ADVERTISEMENT

ADVERTISEMENT

DWU's Dr. Seuss Carnival to return for 18th year

The Dakota Wesleyan University Future Teachers' Organization will host its 18th annual Dr. Seuss Carnival from 10 a.m. to noon on March 5 in the L.B. Williams Commons Area.

The Dakota Wesleyan University Future Teachers' Organization will host its 18th annual Dr. Seuss Carnival from 10 a.m. to noon on March 5 in the L.B. Williams Commons Area.

A few new things this year will be a photo booth with Dr. Seuss accessories to pose with, several new games and Dr. Seuss reading stations.

"This event is mutually beneficial to the Mitchell community as well as the Dakota Wesleyan students who put it on," said René Pruitt, associate professor of education. "Our education students are hard at work fundraising for the event and planning activities and generally each year we have non-education students volunteering to help, as well."

Children from preschool through fifth grade are welcome to participate, and adults must accompany their children to the carnival. Children will have a chance to play several types of games and receive prizes, read different books, be read to by DWU students, and each child who participates in the festivities will receive a free book. Adults might like to bring a camera, because the Cat in the Hat and Thing 1 and Thing 2 will make the rounds and pose for photos.

"Each carnival provides exciting fun for area children while at the same time allows the DWU students an opportunity to serve their community," Pruitt said. "In addition, the teacher candidates and other DWU students receive valuable experience in hosting a large event and managing hundreds of elementary children in just a few hours. That is real-world experience in a really fun atmosphere."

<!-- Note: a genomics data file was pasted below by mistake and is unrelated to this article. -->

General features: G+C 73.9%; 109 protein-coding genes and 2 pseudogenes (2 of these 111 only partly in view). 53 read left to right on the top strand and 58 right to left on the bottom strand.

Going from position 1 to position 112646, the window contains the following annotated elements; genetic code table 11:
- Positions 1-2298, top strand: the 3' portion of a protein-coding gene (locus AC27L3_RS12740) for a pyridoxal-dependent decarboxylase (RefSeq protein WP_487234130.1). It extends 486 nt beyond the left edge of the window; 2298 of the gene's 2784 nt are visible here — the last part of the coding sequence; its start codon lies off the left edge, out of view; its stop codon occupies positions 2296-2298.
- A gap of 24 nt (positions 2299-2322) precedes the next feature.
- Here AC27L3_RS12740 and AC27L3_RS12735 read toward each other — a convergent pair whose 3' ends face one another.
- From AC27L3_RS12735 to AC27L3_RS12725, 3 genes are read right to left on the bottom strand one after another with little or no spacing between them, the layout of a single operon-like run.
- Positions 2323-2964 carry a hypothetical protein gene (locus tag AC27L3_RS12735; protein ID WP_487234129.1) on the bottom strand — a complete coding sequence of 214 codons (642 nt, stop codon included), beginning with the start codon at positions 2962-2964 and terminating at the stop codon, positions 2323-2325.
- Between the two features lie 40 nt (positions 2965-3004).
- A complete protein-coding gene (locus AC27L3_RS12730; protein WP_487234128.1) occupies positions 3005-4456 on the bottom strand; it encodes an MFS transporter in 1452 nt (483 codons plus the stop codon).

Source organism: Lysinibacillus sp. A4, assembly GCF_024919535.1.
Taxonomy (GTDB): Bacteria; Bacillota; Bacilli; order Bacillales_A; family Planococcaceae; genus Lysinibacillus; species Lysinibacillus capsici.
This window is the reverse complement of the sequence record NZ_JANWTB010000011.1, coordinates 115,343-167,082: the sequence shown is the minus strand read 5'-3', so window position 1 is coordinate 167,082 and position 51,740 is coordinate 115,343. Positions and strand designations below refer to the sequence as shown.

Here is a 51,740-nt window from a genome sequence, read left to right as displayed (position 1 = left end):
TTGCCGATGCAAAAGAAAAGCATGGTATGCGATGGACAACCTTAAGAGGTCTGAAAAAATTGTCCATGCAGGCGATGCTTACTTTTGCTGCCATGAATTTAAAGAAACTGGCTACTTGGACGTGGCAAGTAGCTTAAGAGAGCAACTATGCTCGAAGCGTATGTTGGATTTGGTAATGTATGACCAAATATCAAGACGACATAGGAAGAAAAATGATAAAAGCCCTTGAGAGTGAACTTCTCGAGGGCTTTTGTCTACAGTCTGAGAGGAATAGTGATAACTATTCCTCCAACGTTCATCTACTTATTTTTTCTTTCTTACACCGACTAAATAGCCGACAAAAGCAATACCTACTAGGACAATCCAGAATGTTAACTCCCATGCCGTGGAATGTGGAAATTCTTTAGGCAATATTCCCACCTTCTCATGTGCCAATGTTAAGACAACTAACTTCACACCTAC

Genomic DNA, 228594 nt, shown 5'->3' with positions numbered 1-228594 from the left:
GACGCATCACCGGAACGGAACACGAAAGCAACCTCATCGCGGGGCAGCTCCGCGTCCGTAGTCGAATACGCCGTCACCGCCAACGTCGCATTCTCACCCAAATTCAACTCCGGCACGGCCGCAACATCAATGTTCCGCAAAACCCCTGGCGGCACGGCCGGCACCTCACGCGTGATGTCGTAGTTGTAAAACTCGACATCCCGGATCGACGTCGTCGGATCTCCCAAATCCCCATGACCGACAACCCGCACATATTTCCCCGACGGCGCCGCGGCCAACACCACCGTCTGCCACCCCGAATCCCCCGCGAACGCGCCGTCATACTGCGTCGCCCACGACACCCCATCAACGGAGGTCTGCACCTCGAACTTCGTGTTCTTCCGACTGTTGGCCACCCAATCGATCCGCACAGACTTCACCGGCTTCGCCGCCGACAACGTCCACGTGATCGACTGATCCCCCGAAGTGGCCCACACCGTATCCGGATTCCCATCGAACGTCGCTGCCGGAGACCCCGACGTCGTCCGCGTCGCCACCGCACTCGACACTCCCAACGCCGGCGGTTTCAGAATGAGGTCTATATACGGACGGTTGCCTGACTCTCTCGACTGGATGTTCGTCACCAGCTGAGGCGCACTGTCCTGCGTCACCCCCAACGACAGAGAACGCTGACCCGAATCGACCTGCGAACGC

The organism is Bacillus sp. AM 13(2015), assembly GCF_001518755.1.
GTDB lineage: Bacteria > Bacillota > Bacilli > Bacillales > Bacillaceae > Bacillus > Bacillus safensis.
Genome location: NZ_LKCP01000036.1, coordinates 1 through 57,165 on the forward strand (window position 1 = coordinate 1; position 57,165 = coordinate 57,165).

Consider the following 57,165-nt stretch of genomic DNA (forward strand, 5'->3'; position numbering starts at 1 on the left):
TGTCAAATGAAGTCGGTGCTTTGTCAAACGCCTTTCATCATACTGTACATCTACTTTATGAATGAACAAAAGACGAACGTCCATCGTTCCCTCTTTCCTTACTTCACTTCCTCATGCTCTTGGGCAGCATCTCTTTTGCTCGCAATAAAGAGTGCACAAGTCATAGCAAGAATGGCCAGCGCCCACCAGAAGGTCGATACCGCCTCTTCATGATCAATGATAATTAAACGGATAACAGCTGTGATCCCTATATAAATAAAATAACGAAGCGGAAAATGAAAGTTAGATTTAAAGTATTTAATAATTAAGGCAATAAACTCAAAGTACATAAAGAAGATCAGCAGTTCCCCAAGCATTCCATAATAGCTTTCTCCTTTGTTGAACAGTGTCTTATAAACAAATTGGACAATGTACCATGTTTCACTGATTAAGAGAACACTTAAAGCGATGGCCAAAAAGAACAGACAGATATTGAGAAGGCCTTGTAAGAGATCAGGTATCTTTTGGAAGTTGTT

Related Topics: DAKOTA WESLEYAN UNIVERSITY
What To Read Next
Members Only
“In our industry there aren’t a lot of young people in it. I like the fact that there are a lot of young people in agriculture here,” he said of the Mitchell area.
Members Only
After the departure of longtime superintendent Marje Kaiser and the hiring of Dan Trefz, who recently resigned, advocates say the specialty school needs help from lawmakers to reach its past heights.
Over the past year, the city has been mulling over bringing a secondary water source to Mitchell – a move Mayor Bob Everson said is aimed at positioning the city to grow.
At issue was the attendance at a legislative conference in Hawaii last December by Spencer Gosch and Jamie Smith.